“AMR is not averse to the judgment seen from a purely economic point of view, as NRU will be obliged to compensate AMR for the value of garnet within AMR’s mineral lease, albeit with a likelihood of the project not being realised. AMR will appeal where the majority found against AMR. AMR’s mine plan, based on extracting and selling armour stone and industrial minerals, eliminates the need to destruct the Engebø mountain and deposit waste in the Førdefjord to utilise the resources in this deposit”, says Arnold Rørholt, Chairman of AMR.
Where does one draw the line between the mineral rights of the state and that of the landowners?
The declaratory lawsuit concerns how far the rights to the state’s minerals go relative to the landowners’ rights. NRU appealed this part of the Oslo district court’s judgment. NRU claimed that garnet, ordinarily a landowner mineral, becomes a state mineral in poly-mineral deposits that also contain a potentially commercial deposit of state mineral(s). The Court of Appeal unanimously rejected NRU’s appeal and confirmed as AMR has claimed all along, that garnet belongs to landowners everywhere in Norway, including in poly mineral deposits such as the Engebø deposit.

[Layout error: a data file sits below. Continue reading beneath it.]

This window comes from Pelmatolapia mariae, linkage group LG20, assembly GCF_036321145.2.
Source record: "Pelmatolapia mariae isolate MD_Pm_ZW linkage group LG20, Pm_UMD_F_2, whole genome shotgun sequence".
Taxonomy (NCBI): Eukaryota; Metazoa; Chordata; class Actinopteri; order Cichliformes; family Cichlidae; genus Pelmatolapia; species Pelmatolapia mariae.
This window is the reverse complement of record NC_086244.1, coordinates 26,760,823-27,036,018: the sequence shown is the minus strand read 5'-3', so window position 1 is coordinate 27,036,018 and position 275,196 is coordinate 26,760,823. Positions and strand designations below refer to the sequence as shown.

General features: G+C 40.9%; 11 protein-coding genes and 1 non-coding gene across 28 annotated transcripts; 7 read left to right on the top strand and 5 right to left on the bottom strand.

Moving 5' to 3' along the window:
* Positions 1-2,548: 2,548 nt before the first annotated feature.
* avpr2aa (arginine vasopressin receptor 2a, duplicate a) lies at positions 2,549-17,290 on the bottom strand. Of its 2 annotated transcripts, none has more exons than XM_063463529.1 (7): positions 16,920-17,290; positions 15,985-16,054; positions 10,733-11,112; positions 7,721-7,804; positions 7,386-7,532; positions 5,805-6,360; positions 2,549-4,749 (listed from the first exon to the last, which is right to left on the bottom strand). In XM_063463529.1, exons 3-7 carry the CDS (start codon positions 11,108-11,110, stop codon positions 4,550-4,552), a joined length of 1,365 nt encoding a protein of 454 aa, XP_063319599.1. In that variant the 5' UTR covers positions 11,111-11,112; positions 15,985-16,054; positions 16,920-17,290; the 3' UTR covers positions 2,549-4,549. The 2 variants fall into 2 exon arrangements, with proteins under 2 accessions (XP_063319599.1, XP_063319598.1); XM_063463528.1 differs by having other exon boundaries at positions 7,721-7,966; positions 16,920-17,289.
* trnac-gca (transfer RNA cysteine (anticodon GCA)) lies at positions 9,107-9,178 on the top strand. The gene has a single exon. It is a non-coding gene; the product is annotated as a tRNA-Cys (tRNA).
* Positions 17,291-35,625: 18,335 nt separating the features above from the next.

Does an extraction right to state minerals replace the need to enter an agreement with the respective landowner(s) when it comes to extracting garnet?
In the question of whether NRU’s extraction right to rutile (state mineral) replaces the need for an extraction right to garnet (landowner mineral) to extract garnet on properties where the landowners have signed a mineral lease agreement with AMR, the Court of Appeal divided into a majority and a minority (2-1). The majority found that it does. The minority concluded that it does not.
Does an extraction right to state minerals replace the need to enter an agreement with the respective landowner(s) when it comes to utilising garnet?